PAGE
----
What do cameras cost?

Here's a quick breakdown:

  • Basic: Prices range from around $80–400.
  • Advanced: Prices range from around $200–1500.
  • Expert: Price range from $500 to more than $3000.
  • Tough: Prices range from around $150–500.

Understanding camera basics

These are the standard features, functions and settings you need to get your head around to operate a camera.

Automatic and manual controls: When you turn on automatic mode your camera adjusts its settings to create what it thinks is the best possible picture, usually based on optimal exposure. This is only really effective in well-lit conditions however. Manual mode gives you the freedom to adjust these settings yourself. Many cameras also have semi-manual modes which automatically adjust some settings while you manually tweak others.

Image sensor: this is where the light falls when you're taking a photo. It records the light then uses the information to create a digital image. Sensors replaced film in digital cameras.

Aperture: an adjustable opening in the camera lens that determines how much light is coming in, while changing the depth of field. Depth of field essentially determines which parts of the photo are in and out of focus. A narrow depth of field with keep the subject in focus while softening the background, while a large depth of field will keep the whole photo in focus. Aperture is displayed as an "f-stop" with lower numbers indicating a wider opening and narrower depth of field. E.g. f/1.8 is wide whereas f/22 is much smaller.

Shutter speed: when you take a photo the shutter opens up to reveal the sensor, then closes when it's finished taking a photo. The longer it stays open the more light gets in which is a useful tool for shooting in low light conditions without a flash. However, slower shutter speeds also lead to motion blur in the photo if the subject isn't perfectly still.

ISO: this setting increases/decreases the sensors sensitivity to light. It can give images a little brightness boost where required, but bumping up the ISO will increase the amount of visual noise (aka grain) in the photo.

White balance: light comes in many colours – fluorescent is usually greenish, tungsten (like a normal household bulb) is red/orange and daylight blue to red depending on the time of day. Automatic white balance should make sure whites always appear white regardless of the lighting conditions, but sometimes you'll get a better result if you can manually override the automatic setting.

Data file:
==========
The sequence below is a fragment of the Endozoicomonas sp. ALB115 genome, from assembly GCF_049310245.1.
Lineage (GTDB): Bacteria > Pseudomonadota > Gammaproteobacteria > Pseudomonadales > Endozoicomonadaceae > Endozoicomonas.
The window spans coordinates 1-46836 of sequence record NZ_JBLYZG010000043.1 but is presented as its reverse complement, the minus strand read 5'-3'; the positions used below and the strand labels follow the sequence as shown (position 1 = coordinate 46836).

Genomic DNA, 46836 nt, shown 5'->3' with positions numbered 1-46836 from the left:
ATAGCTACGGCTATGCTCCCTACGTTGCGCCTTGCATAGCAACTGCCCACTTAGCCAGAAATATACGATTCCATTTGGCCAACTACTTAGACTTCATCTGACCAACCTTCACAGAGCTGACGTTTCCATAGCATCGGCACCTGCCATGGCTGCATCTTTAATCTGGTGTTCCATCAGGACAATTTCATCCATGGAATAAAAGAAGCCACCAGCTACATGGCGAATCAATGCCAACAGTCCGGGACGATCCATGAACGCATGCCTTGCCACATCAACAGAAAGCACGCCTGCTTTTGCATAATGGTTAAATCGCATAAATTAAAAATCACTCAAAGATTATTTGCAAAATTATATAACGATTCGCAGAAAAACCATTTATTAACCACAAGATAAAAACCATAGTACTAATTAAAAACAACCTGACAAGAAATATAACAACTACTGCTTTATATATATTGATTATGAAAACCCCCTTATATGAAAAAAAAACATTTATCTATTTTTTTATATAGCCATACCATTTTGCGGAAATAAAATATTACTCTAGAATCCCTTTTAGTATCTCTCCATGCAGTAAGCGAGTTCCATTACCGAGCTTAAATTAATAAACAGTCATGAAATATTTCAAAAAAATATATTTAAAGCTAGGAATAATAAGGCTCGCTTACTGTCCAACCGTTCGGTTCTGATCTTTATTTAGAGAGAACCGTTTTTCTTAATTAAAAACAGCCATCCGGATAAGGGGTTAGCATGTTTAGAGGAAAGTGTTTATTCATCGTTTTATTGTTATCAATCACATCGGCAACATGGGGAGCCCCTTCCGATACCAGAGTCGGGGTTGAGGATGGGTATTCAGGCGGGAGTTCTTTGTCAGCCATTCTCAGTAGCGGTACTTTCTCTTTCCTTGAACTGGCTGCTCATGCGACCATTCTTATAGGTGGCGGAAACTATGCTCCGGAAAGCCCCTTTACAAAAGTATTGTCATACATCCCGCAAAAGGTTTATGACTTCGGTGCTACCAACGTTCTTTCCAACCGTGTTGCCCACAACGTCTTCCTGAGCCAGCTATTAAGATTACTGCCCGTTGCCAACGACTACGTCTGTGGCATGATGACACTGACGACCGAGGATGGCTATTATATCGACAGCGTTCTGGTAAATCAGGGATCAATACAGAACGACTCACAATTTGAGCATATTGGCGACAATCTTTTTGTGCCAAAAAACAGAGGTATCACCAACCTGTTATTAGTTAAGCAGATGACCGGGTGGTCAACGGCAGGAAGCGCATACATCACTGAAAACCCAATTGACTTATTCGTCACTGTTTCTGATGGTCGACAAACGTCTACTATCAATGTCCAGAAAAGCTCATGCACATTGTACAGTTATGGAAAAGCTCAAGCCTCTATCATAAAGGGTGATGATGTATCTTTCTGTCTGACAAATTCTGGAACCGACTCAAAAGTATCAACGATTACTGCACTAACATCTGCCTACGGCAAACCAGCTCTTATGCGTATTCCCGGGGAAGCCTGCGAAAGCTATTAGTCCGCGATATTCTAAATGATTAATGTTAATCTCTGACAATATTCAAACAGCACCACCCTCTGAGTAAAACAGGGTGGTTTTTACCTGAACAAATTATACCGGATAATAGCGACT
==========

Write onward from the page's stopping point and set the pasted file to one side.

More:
Image stabilisation: With longer lenses it can be difficult to hold the camera still, which can lead to slightly blurry pictures. Image stabilisation can help by adjusting internally for the camera movement. The best system is often referred to as 'optical anti-shake', where the lens elements move. Some cameras now have very effective mechanical system where the camera's sensor moves.

Electronic systems tend to increase the sensitivity of the sensor, open the aperture as wide as possible and use the fastest shutter speed possible. The result is often noisy as well as blurry pictures. If you're taking pictures in a low light situation or with a long lens use a tripod if possible.

Canon lens example

A good quality lens is just as important as the camera body.

Manual focusing: Manual focus is useful for situations where the automated function isn't up to the task. Low light and subjects behind glass or with little contrast can be tricky for some systems. Continuous manual focus is more useful than systems that only offer a number of pre-set distances as it allows for more precise control.

Resolution: The bigger the resolution the more storage space you'll need, but keep in mind that resolution is not always an indicator of image quality.

Shutter delay: Is how long it takes from when the shutter button is pressed until the shutter opens to take the picture. Some cameras can be pretty slow without pre-focus engaged, taking one second or more to respond – too slow to catch really spontaneous photos. Only cameras consistently at or under a third of a second should be considered for sports and other fast action.

Viewfinder: Most compact digital cameras don't have a viewfinder these days. Those that do, usually have an electronic viewfinder. Be wary of slow responses and colour shifts when in low light conditions. For cameras that don't have a viewfinder at all, you have to use the monitor on the back to frame your shot. This can cause problems seeing what you're taking in bright sunlight, though.

Understanding lenses

DSLR and mirrorless cameras both use interchangeable (removable) lenses, whereas tough, compact and ultra-zoom models have a single fixed lens. Swapping out lenses for different tasks is one of the main advantages of a DSLR or mirrorless camera. Most brands have a large range available so you can pick out some general purpose lenses, followed by more specialised ones if you get into a particular photographic niche.